The monitoring of the circulating lymphocyte population is a useful measure for evaluating the immunodeficient and immunosuppressive states. In patients with ESRD, the immune state is characterized by a decrease in circulating T cells.15 In this respect, the monitoring of the peripheral lymphocyte subset populations may be useful to clarify the relation between the peri-transplant immunodeficiency by the pretransplant dialysis modality and the clinicopathological events after renal transplantation.
In the present study, we monitored the numbers of peripheral white blood cells (WBC), lymphocytes and lymphocyte subsets, including CD4+ CD28+ T cells, which activate the costimulatory signal of T cells,16,17 in the renal transplant recipients, referring to the pretransplant dialysis modality, the incidence of AR episodes and the pathological findings of allografts.
Patient selection and study design
The present study was carried out in 38 renal transplant recipients (17 men, 21 women) who received dialysis treatment for at least 6 months. The mean age of the recipients at the time of transplantation was 40 years with a range of 8–66 years, the mean dialysis period was 51 months with a range of 6–123 months and the mean post-transplant follow-up period was 23 months with a range of 4–49 months. The criteria for enrollment in the present study were; (i) having pretransplant dialysis for at least 6 months; (ii) first living donor transplantation; (iii) not ABO incompatible; (iv) same tacrolimus-based immunosuppressive regimen; (v) no evidence of delayed graft function or opportunistic infection during the study period; and (vi) patients who gave informed consent for participation in the study. The number of peripheral lymphocyte subsets in the healthy subjects was studied in the pretransplant 38 living donors (21 men, 17 women) with a mean age of 56 years ranging from 33–74 years.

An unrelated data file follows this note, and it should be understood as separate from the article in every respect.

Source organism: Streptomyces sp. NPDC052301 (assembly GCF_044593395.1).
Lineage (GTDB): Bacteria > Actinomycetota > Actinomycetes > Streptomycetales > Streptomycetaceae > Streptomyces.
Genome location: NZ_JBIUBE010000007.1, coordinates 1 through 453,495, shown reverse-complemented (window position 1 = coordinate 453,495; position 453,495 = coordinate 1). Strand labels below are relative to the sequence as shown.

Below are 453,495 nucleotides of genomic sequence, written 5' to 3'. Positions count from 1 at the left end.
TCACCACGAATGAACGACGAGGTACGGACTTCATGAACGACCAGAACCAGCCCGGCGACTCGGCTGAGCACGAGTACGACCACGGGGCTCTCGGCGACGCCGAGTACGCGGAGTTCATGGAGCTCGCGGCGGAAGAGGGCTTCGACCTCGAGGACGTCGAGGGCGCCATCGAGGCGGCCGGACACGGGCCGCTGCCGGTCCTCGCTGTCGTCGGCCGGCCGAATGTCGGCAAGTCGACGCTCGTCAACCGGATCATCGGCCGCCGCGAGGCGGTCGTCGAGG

The recipients were classified into two groups according to the method of dialysis before transplantation. Twenty-two patients who received HD alone (n = 21) or HD with a preceding short-term PD (n = 1) were defined as HD patients. Sixteen patients who received PD alone (n = 15) or PD with preceding short-term HD (n = 1) were defined as PD patients. Blood samples for the analysis of the WBC and peripheral lymphocyte population were taken on days −1, 1, 3, 7, 14 and 28 after transplantation. Histological specimens were obtained by an allograft core biopsy at the time of transplantation, presumed AR episodes and on day 28 after transplantation under an echographic guide.
All renal transplant recipients received immunosuppressive therapy according to our protocol as previously reported.18 An initial oral dose of 0.15 mg/kg tacrolimus was administered twice per day for 2 days prior to operation. A 24-h continuous intravenous infusion of 0.05 mg/kg/day tacrolimus was administered for 6 days after the operation. At 09.00 hours on the 6th postoperative day, the intravenous administration was discontinued and the same dose as an initial oral administration was administered. The daily dose was adjusted according to the clinical state of the patients, but the whole blood trough target level was maintained at 18–20 ng/mL for 7 days after transplantation and was followed by 14–16 ng/mL for 2 weeks, by 10–12 ng/mL for 4 weeks and by less than 10 ng/mL thereafter. Methylprednisolone (MP) was administered concomitantly: the dose of 500 mg on the operation day was tapered to 40 mg/day during the first week, 30 mg/day of prednisolone (PSL) in the second week, 20 mg/day of PSL in the third week, 15 mg/day in the fourth week and 10 mg/day thereafter. A dose of 1000 mg of mycopherolate mofetil twice per day was also given, starting two days before the operation.